This is an article that I could not wait but to blog about. The article discusses bad management practices on top talents and over-performers in today’s organizations. Mr. Smith article is very insightful and it does reflect the general sentiments in today’s markets as well it probably touches on every potential leader or top talent. In such circumstances of low moral due to seeing workmates and colleagues being made redundant, to stressed targets, and low revenues; executives have to hold their forces firmly; make everyone alert and excited, smart and ready to jump and catch the next business opportunity, or create the next innovative product or service. Even more, you need your top managers and talent to energize and ignite the forces; to motivate your people at various locations. It’s absolutely ridiculous to divert attention or dilute concentration and forces efforts from the main objectives and business targets.
Times of crisis in business are synonymous to times of wars. An army colonel thinks, perceives, plans, and acts thoroughly and firmly, and leads forces in organized, structured, and focused manner. I doubt any army would win any war any time if no concentration exists from its leadership and majority of its forces.
The five mistakes managers commit on their top talents are catastrophic and most probably irreversible. These take different shapes and ways, and Mr.Smith summarized these into five aspects:
- Ignoring the view from the pipeline
- Treating all high potentials the same
- Leaving high-potentials on their own
- Not using high-potentials to develop others
- Being unclear about high-potential status
Diversification in views is richness. Once you hear new views, they give you new perspectives and dimensions to think of. Your top talents are your true source of information; innovative and real information. These could be your people on field, in a factory, market or with your customers. Listen effectively to them and understand their views, no matter how bitter the views could be to you or your management style.
You can not treat your people all the same. I blogged before on the value of money and the actual implementation of Maslow Pyramid in motivation. Understand the ‘Who’ first so you can apply the ‘What’ that truly works and matters!
High potentials are great assets to your organization. Once you set their goals, show them the path, give them the tools they need to excel, and let them drive and lead, you would effectively get remarkable outcome. Their passion will ignite others, will motivate others and will get you results. Just preserve their values and respect who they are. Understand why they do what they do, and you will be surprised of the level of their delivery, excellence and achievement.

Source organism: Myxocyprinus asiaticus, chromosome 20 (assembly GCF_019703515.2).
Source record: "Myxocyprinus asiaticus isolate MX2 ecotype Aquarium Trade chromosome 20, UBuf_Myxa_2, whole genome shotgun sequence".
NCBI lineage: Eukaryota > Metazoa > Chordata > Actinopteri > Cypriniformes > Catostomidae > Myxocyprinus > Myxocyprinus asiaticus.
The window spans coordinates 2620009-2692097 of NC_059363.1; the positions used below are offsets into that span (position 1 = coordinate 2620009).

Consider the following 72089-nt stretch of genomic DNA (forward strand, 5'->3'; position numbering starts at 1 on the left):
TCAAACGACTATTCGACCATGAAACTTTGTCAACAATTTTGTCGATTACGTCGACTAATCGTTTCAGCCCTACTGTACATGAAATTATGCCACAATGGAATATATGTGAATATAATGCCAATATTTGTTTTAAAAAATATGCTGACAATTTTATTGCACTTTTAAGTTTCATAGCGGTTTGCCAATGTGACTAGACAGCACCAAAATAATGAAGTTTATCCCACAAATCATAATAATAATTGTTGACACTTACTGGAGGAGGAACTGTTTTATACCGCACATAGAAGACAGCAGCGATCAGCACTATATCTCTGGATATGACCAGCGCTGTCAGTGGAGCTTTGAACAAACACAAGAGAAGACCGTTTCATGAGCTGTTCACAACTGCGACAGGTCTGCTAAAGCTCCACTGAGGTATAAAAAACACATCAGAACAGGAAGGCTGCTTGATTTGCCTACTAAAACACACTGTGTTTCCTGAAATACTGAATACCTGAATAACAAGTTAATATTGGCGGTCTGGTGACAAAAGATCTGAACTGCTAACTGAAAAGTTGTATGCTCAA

I urge you to go thru Mr.Smith article at Wall Street Journal, just follow this link, while I provide the following snapshot. Thanks to graur razvan ionut and FreeDigitalPhotos.net for the nice illustration used in this blog:
“With today’s stale job market limiting employees’ mobility, executives have a unique opportunity to boost the motivation and productivity of their top talent without spending lots of money. Unfortunately, many companies are missing the mark – especially when it comes to managing their emerging leaders, or “high potentials.” Here are the five biggest mistakes companies are making with high-potential talent:
1. Ignoring the view from the pipeline. This is the first big mistake – and it fuels the others. Talent managers and executives tend to discuss the leadership pipeline as if it is theirs to define and control. But talented people inside the leadership pipeline bring their perspectives and experiences to the process. Do you know what they think? Have you asked what they want? Are expectations on both sides understood? Is your relationship with your talent transactional or a mutual and reciprocal relationship?
High-potential talent can always go somewhere else. Center for Creative Leadership research shows that even though 95 percent of high potentials say they are committed to their organizations, 21 percent are still actively looking for another job. In a down economy, they are weighing trade-offs. On the plus side: staying in their current role means greater responsibility, highly visible assignments, good money in a recession. On the negative side: brutal hours, no support from senior team, uncertainty as to what’s next. If you could move “senior team support” to the pro column, for example, you’ve boosted your chances of retaining a valued employee.
2. Treating all high potentials the same. If you aren’t considering the view from the pipeline, chances are you have a one-size-fits-all approach to dealing with top talent. High potentials expect (and usually get) greater visibility and access to senior managers, special assignments and training, and greater responsibility. But they also want some say in how these perks and assignments play out. If relocating every few years is the primary way for high potentials to increase their value, you automatically lose when a manager needs to stay put for a spouse’s career or family commitments. Don’t wait to find this out during an exit interview. Have “stay conversations” with your top talent before it’s too late.”
Mouaz Aref Al-Zayyat